While maintaining a sufficient level of investor protection, it is equally important for regulators to consider how to fully leverage Hong Kong's advantages in product diversification, not least in response to the industry's enthusiasm for the Wealth Management Connect. It is highly anticipated that economies of scale can be achieved to present a strong commercial case for market participants; most importantly, the Wealth Management Connect is well positioned to become the next growth engine for Hong Kong's financial services industry. With this, a general consensus is that eligible investment products allowed at the initial stage should be relatively low-risk and simple, such as funds authorised by the SFC and rated as low or medium risks by distributing banks; the products should be diversified in terms of asset classes and risk levels.

After the Wealth Management Connect has been launched and operated smoothly for a certain period of time – and when the regulators and other stakeholders have accumulated sufficient operational experience – it would be worthwhile to consider further leveraging the advantages of Hong Kong's asset management industry to facilitate its growth. One of the differentiating features of the Hong Kong fund industry is the richer choice of Undertakings for Collective Investment in Transferable Securities (UCITS) funds. As an initial step, consideration can be given to permitting Fund of Funds (FoF) to be included in the Wealth Management Connect. In particular, the FoFs that are domiciled in Hong Kong, authorised by the SFC, and investing in SFC-authorised UCITS funds. These requirements will make sure the fund domicile requirements are satisfied at the product level, while providing investors with access to the UCITS funds market, thus enriching the product range of the Wealth Management Connect and, at the same time, enabling relevant regulators and investors to familiarise themselves with the rules and practices of the international markets in a gradual and progressive manner. All of these will lay a solid foundation for potential expansion of the range of eligible products in the future. For example, when conditions become permissible, the inclusion of SFC-authorised UCITS funds, or even private wealth management products for high net worth and sophisticated investors based on the new limited partnership fund (LPF) regime, can be considered.

The approval of cross-listing of ETFs by the securities regulators of Hong Kong and the Mainland on 28 August marked another addition to the product choices for cross-boundary investors. In fact, non-leveraged market index-tracking ETFs are characterised by their cost-effective and risk diversification features and, as such, can be considered for inclusion in the first batch of eligible products. As banks will serve as the entry point for investors to access Wealth Management Connect products, starting with the unlisted units of such ETFs, or the unlisted ETF feeder funds, will ensure that the transactions can be completed at the bank level during the initial stage of the scheme.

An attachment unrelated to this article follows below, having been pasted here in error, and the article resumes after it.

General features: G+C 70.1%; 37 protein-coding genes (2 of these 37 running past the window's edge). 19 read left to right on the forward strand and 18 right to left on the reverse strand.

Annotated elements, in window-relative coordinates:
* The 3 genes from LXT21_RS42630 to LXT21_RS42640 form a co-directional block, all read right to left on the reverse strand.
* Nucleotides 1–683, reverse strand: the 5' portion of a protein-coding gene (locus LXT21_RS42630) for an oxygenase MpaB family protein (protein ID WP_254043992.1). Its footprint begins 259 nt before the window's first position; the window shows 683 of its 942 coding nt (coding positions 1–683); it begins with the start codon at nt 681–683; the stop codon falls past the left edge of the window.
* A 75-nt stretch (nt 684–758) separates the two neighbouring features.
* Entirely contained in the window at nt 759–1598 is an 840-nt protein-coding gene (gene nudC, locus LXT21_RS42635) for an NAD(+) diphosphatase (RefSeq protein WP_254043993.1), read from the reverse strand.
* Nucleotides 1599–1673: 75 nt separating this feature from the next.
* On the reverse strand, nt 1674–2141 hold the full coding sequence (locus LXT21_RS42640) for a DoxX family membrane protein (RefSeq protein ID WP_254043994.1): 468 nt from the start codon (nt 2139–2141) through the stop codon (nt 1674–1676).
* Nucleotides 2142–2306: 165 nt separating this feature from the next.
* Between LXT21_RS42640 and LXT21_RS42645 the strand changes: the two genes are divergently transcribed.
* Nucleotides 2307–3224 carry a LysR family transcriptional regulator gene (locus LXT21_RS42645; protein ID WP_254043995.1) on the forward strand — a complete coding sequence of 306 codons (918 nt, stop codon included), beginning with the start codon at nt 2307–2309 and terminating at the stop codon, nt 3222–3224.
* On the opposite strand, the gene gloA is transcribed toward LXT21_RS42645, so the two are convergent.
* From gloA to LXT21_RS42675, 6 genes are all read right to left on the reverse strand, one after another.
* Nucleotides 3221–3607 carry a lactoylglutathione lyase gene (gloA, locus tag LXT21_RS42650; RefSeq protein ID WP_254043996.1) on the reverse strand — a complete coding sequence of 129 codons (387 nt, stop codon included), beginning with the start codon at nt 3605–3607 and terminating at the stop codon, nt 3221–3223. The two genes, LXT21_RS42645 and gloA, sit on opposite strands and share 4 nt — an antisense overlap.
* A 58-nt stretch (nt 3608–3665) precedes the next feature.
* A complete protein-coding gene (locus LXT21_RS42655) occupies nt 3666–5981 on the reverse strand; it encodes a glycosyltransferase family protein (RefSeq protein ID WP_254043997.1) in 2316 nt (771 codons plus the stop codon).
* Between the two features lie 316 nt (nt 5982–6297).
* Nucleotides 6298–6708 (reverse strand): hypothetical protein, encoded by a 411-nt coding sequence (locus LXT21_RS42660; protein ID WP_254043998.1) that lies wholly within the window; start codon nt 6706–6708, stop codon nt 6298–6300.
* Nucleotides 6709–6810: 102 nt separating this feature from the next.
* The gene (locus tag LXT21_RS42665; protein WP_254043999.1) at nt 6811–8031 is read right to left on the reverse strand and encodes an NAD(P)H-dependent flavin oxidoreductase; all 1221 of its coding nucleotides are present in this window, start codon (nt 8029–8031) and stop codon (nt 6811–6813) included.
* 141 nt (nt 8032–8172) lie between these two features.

3. Cross-boundary sales as a further step to leverage the GBA’s institutional design

Compared with existing connectivity programmes such as the Stock Connects and Bond Connect, the nature of wealth management requires practitioners' closer interaction with clients in order to know the clients better, particularly in terms of their investment preferences and risk profiles. As such, allowing cross-boundary sales of products should be explored, taking the institutional advantage of the Wealth Management Connect. This would entail allowing for Hong Kong practitioners to carry out business activities in Guangdong and Macao, and vice versa.

In this regard, reference can be made to the Mainland and Hong Kong Closer Economic Partnership Arrangement in streamlining entry requirements for professionals to enter the others' market, and providing more convenient qualification recognition examinations and procedures for wealth management practitioners. As a step forward, consideration can be given to a product-based licensing approach in the future, where a special Wealth Management Connect licence can be granted to practitioners, so that practitioners holding such licence can conduct business activities in cities where Wealth Management Connect eligible products are sold (i.e. in Hong Kong, Macao, and the nine Mainland cities in the GBA). By doing so, Hong Kong practitioners would be granted enhanced access to the GBA market, while Hong Kong investors interested in Mainland and Macao products would be able to gain deeper understanding of their investment options in those areas.

Wealth Management Connect can be used to explore the possibility of mutual recognition of professional qualifications in the GBA, leveraging an institutional advantage that was not available at the time of the launch of the Stock Connects and Bond Connect. This would require regulators to further deepen cross-boundary regulatory cooperation by adopting a GBA mindset; similarly, practitioners should stand ready to embrace opportunities presented by the expanded potential market and welcome healthy competition.

Last but not least, the landscape of Hong Kong's asset management industry is constantly reshaping thanks to the joint efforts of the Government and the industry, leading to an increasing number of available product types, a wider reach to more local, international and Mainland investors with different experiences, and more diversified investment strategies and preferences. Just as the Wealth Management Connect is on the horizon, Hong Kong is marching steadily towards its vision of becoming the world’s premier asset management centre.


Ding Chen
Board MemberMainland Opportunities Committee Convenor

King Au
Executive Director

Financial Services Development Council



1 SFC, Asset and Wealth Management Activities Survey 2019,

2 China Securities Regulatory Commission, Provisional Rules for Recognised Hong Kong Funds, (Chinese only)

3 Financial Times, H2O and the saga of its illiquid bonds - intervention by French regulator caps a testing 12 months for London-based asset manager,